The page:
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Mal Fobi interview

An interview with Dr Mathias Fobi at XIX SBCBM

Mathias Fobi praised the constant evolution of Brazilian bariatric surgeons, who, according to him, are always seeking to improve in terms of surgical techniques, as well as to offer the appropriate procedure, according to each patient

Bariatric surgeon, Dr Mathias Fobi - internationally awarded for the development ‘The Fobi Pouch’ procedure (or the banded bypass) - is in Fortaleza, capital of the state of Ceará, to participate in the XIX Brazilian Congress of Bariatric and Metabolic Surgery, promoted by the Brazilian Society of Bariatric and Metabolic Surgery (SBCBM).

This article was authored by Melina Menezes, journalist for the Brazilian Society of Bariatric and Metabolic Surgery

His signature surgery, "The Fobi Pouch", also known as a version of the stomach-shrinking gastric bypass - consists of diverting a great portion of the stomach and a slight portion of the small intestine. According to the Brazilian Society of Bariatric and Metabolic Surgery (SBCBM), in Brazil, out of the 100,000 bariatric surgeries performed annually, approximately 60,000 are performed using the gastric bypass. In an exclusive interview, Dr Mathias Fobi spoke about his signature surgery, and also praised the constant evolution of Brazilian bariatric surgeons, who, according to him, are always seeking to improve in terms of surgical techniques, as well as to offer the appropriate procedure, according to each patient.

Question -  What were the main changes that your signature surgery, "The Fobi Pouch", has gone through in recent years?

Answer -  Like any other medical procedure, it has faced some modifications. When we first put it into practice, it basically restricted the flow of food into the stomach, forcing the patient to chew and eat slowly. Over the years, we have understood that the procedure could be more effective if it were conducted in a different way. So we decided to change it. Now, what we do is limit the elastic capacity of the stomach.

Mal Fobi

The surgery is not intended to limit how much the patient can eat, even though, in practice, that is what it does. As I said, the goal is to limit the size that the stomach stretches to. So, once we understood that it was necessary to modify it, we created a gastric ring that was not too tight, so that the patient's stomach could stretch to a certain extent after eating less food, still making him feel satisfied. Currently, the surgery works very well.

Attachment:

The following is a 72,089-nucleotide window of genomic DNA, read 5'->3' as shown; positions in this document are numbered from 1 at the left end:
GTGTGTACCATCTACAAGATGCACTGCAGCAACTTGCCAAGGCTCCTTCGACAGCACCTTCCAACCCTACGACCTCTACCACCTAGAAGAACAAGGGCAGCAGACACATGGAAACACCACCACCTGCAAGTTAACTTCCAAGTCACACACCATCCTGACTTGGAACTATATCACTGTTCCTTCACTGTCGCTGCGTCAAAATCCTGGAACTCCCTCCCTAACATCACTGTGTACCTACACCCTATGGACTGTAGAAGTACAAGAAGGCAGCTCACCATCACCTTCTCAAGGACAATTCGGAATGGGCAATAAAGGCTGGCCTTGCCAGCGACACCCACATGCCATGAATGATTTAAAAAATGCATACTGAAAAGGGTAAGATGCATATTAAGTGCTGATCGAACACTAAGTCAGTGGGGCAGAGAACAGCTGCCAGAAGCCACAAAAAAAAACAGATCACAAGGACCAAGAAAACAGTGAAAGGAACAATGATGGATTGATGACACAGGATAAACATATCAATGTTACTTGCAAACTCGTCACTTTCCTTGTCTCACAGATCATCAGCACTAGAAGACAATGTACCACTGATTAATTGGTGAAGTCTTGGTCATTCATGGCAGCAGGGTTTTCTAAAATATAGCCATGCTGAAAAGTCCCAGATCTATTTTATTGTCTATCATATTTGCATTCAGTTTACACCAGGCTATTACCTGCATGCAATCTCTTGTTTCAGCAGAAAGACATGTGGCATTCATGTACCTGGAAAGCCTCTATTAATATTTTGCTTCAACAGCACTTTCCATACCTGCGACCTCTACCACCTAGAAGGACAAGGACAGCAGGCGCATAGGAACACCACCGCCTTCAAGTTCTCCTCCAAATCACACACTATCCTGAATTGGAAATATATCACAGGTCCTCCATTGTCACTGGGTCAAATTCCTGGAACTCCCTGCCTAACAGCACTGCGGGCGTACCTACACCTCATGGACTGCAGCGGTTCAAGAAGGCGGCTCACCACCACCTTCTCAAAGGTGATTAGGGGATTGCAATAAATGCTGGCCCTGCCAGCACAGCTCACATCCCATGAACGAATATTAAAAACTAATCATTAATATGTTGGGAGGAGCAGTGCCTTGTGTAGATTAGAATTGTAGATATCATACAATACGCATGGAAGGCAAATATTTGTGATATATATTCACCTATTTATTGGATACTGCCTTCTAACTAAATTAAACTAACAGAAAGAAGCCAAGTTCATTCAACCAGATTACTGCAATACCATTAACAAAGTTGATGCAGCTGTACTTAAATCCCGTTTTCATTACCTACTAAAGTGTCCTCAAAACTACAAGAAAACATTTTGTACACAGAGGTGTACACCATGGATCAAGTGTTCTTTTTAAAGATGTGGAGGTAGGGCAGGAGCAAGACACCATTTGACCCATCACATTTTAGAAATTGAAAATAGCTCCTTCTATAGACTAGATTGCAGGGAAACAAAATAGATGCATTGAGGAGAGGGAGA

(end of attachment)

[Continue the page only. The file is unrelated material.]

Question - In your opinion, where is Brazil in this context?

Answer - Brazil is responsible for the second highest number of weight-loss surgeries in the world, being only behind the USA. Here, the doctors are really willing to learn. If you travel around the world to participate in other meetings and conventions such as the Brazilian Congress of Bariatric and Metabolic Surgery, you will see that Brazilians doctors make quite a good percentage in the attendance list. So, they are out to learn. Most of them follow very strict protocols. There are some innovations coming to Brazil, such as the endoscopic approach, which is fantastic!

Question - According to your experience, how should obesity be treated worldwide?

Answer - Obesity is a chronic and incurable disease that should be treated like any other. Surgery indications are already well established. The indication depends on each patient. We should be treating the patient, rather than often defending what we do. You see, we are driven to prove that we are good, and that our procedure is effective. We discussed the use of two or three different treatment techniques. The truth is that it doesn't matter the procedure, if you know your patient well and his clinical picture, you will know what he needs. By doing this, the surgeons will be treating the disease, just like they treat diabetes, for instance, which has approximately 400 different treatment techniques. There is not only one effective procedure, but several. Each treatment depends on the amount of weight that the patient is going to lose and in the group of people that it will be used on, which must follow the guidelines to achieve the expected results. If we treated the disease, we would not be giving up certain procedures, but using them on the right people!

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